Our caselaw supports this conclusion. We have held that the district court is not required to refer to the relevant factors expressly, so long as its rationale for imposing a consecutive sentence is “generally clear” based on its own statements, the content of the presentence report, and/or the parties’ arguments before the court. See Potts, 947 F.3d at 369; United States v. Berry, 565 F.3d 332, 343 (6th Cir. 2009). Furthermore, the district court's explanation for the length of the defendant's sentence, including its § 3553(a) analysis, may be “intertwined” with its explanation for imposing a consecutive sentence. United States v. King, 914 F.3d 1021, 1026 (6th Cir. 2019) (quoting United States v. Johnson, 640 F.3d 195, 208 (6th Cir. 2011)); accord Berry, 565 F.3d at 343. The court's § 3553(a) analysis, moreover, need not include every factor but only those that are relevant to the case at hand. See United States v. Dexta, 470 F.3d 612, 614–15 (6th Cir. 2006).

Defendant maintains that “[t]he record is devoid of information showing that the district court was aware of its discretion, followed the rationale in Application Note 4(A) to U.S.S.G. § 5G1.3, or exercised its discretion before imposing the consecutive sentence.” Again, however, the record is contrary to the defendant's contention. The Government stated at the sentencing hearing that “the request for concurrent sentences, Your Honor, ․ is ultimately within the discretion of the court.” The presentence report, which the court reviewed “pretty thoroughly,” advised the same. In addition, the record indicates that the court considered many of the § 3553(a) factors as well as all of the other factors listed in Application note 4(A) to U.S.S.G. § 5G1.3(d). For instance, the court at the sentencing hearing engaged in an extensive discussion of defendant's criminal history and addressed defendant's family circumstances both in the United States and in his native Guatemala. Moreover, the court discussed the particular facts of defendant's most recent state-court conviction and was informed as to the length of defendant's state sentence, how much time defendant had served on that sentence, and whether and when defendant would be eligible for parole. Also significant is the court's decision to grant defendant's request for a downward variance, which suggests that the court factored in the additional state punishment when fashioning defendant's sentence. Such an approach is permissible in order to achieve “an appropriate incremental penalty for the instant offense.” See United States v. Simons, 752 F. App'x 291, 297 (6th Cir. 2018) (quoting Berry, 565 F.3d at 342).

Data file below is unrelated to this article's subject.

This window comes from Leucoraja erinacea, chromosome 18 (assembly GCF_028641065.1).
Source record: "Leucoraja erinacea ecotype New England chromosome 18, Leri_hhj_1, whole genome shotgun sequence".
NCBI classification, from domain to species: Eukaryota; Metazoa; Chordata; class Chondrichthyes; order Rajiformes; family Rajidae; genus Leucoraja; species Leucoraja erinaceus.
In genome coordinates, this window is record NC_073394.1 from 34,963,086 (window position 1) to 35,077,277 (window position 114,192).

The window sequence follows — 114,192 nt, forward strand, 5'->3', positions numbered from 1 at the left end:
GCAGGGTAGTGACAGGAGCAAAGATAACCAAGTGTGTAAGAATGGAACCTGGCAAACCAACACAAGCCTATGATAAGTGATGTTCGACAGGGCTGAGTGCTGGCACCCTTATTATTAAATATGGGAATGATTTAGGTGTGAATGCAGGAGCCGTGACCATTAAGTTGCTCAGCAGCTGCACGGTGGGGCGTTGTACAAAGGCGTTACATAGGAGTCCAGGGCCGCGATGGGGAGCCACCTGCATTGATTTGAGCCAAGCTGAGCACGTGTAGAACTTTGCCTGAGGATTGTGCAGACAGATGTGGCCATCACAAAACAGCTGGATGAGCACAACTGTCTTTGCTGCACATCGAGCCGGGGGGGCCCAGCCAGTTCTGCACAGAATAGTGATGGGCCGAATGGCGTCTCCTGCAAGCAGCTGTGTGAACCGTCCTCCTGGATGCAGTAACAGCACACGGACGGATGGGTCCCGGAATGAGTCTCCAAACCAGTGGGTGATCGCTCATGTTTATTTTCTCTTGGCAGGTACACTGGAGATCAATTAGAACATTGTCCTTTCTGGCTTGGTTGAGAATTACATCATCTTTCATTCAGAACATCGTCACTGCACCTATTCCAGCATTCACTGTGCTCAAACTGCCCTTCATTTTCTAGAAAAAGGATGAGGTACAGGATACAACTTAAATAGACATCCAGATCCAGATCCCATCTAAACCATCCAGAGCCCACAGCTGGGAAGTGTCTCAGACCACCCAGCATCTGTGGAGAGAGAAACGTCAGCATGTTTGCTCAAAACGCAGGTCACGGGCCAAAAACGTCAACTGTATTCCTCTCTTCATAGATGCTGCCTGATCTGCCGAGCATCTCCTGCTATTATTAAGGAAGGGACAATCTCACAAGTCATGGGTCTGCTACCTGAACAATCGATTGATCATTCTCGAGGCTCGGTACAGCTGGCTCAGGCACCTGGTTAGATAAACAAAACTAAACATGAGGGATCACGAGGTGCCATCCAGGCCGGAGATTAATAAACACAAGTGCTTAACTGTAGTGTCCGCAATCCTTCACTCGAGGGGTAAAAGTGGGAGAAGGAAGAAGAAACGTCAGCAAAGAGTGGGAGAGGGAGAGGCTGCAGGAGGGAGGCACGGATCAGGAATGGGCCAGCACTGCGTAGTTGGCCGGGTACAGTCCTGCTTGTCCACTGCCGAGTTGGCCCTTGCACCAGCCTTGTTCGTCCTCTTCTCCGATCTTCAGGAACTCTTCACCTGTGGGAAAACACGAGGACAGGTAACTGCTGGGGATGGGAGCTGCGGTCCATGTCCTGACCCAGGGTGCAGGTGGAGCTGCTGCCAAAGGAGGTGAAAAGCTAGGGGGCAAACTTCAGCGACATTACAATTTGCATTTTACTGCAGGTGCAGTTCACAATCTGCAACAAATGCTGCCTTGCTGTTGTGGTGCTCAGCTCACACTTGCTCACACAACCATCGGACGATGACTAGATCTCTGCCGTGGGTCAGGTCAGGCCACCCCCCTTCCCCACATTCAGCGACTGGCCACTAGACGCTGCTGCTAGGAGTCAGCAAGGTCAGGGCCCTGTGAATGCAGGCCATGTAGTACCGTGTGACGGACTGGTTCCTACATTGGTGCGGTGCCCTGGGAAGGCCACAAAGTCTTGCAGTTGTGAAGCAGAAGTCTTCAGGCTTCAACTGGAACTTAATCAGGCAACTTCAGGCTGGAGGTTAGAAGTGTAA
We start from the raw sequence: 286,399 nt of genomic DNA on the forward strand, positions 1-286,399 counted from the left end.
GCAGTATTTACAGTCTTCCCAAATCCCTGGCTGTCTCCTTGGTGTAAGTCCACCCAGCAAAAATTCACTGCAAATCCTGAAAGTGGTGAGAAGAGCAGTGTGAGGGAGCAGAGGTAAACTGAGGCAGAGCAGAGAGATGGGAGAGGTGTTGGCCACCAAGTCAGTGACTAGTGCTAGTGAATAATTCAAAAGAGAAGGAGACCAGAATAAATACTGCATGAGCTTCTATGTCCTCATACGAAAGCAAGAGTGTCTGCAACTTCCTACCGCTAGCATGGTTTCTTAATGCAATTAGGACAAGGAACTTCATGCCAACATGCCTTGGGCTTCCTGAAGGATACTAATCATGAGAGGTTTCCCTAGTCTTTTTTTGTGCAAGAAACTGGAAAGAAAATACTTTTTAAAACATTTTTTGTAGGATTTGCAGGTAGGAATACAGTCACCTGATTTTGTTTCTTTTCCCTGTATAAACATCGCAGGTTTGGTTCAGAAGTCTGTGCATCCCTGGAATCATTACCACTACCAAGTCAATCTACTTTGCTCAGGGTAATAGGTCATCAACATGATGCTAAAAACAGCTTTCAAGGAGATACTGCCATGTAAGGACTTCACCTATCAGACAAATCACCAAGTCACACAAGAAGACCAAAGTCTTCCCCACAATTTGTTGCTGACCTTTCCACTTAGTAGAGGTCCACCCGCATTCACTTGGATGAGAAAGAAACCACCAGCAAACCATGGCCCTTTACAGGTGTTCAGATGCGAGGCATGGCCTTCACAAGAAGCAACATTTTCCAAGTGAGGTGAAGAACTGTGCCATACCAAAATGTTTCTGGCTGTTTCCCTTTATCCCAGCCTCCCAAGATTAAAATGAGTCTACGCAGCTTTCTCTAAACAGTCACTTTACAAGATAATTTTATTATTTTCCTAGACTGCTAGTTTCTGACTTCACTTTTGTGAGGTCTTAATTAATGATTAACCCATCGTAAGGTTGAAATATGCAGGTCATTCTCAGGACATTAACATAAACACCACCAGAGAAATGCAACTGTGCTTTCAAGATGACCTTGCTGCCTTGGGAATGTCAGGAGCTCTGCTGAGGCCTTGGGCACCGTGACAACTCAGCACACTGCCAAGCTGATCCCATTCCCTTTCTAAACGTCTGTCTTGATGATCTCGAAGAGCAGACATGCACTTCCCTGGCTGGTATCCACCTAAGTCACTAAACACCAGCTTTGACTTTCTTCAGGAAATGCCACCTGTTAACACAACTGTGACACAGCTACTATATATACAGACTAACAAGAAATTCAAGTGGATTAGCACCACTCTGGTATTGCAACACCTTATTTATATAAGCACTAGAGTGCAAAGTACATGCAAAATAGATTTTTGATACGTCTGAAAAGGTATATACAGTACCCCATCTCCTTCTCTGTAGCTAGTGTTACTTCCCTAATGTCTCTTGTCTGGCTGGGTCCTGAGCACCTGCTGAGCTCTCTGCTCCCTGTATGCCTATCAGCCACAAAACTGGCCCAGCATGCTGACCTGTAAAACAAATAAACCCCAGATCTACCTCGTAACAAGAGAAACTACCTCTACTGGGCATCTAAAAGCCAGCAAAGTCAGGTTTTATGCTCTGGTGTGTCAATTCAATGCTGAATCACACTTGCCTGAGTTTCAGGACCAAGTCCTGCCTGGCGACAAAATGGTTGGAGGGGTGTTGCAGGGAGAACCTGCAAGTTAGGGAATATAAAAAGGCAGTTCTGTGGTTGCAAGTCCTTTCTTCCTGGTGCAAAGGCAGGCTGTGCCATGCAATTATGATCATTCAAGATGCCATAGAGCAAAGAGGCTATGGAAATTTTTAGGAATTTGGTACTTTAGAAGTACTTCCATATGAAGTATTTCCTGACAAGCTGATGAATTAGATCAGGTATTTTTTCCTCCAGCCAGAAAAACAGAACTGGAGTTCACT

To be sure, when a district court denies a defendant's request for concurrent rather than consecutive sentencing, the better practice would be for the district court to give reasons that specifically address that request. But our review in this case is for plain error. If in counsel's view a district court has denied concurrent sentencing with insufficient explanation, counsel has but to object to the lack of an explanation in order to obtain either a more direct explanation from the district court or more exacting appellate scrutiny of the failure to provide one.

The judgment of the district court is affirmed.

ROGERS, Circuit Judge.